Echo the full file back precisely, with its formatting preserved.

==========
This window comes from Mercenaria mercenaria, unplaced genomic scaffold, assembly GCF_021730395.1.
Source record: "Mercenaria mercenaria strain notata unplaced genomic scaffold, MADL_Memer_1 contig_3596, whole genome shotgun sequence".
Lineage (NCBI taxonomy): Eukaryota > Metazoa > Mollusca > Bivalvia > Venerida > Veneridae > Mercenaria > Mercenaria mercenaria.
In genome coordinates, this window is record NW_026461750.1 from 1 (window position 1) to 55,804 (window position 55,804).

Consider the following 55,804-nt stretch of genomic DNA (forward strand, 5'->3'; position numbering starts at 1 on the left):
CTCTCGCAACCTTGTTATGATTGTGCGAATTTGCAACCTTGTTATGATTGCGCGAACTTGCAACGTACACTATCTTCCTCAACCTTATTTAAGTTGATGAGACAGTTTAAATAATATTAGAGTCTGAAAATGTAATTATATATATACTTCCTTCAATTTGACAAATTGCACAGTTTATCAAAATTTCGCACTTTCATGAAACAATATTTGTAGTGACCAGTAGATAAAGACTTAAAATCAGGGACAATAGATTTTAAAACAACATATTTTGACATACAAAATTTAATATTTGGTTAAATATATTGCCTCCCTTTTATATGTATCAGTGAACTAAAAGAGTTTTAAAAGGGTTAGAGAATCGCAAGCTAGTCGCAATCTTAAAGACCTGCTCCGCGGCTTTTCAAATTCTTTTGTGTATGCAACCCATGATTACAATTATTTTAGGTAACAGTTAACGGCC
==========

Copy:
This window comes from Mercenaria mercenaria, unplaced genomic scaffold, assembly GCF_021730395.1.
Source record: "Mercenaria mercenaria strain notata unplaced genomic scaffold, MADL_Memer_1 contig_3596, whole genome shotgun sequence".
Lineage (NCBI taxonomy): Eukaryota > Metazoa > Mollusca > Bivalvia > Venerida > Veneridae > Mercenaria > Mercenaria mercenaria.
In genome coordinates, this window is record NW_026461750.1 from 1 (window position 1) to 55,804 (window position 55,804).

Consider the following 55,804-nt stretch of genomic DNA (forward strand, 5'->3'; position numbering starts at 1 on the left):
CTCTCGCAACCTTGTTATGATTGTGCGAATTTGCAACCTTGTTATGATTGCGCGAACTTGCAACGTACACTATCTTCCTCAACCTTATTTAAGTTGATGAGACAGTTTAAATAATATTAGAGTCTGAAAATGTAATTATATATATACTTCCTTCAATTTGACAAATTGCACAGTTTATCAAAATTTCGCACTTTCATGAAACAATATTTGTAGTGACCAGTAGATAAAGACTTAAAATCAGGGACAATAGATTTTAAAACAACATATTTTGACATACAAAATTTAATATTTGGTTAAATATATTGCCTCCCTTTTATATGTATCAGTGAACTAAAAGAGTTTTAAAAGGGTTAGAGAATCGCAAGCTAGTCGCAATCTTAAAGACCTGCTCCGCGGCTTTTCAAATTCTTTTGTGTATGCAACCCATGATTACAATTATTTTAGGTAACAGTTAACGGCC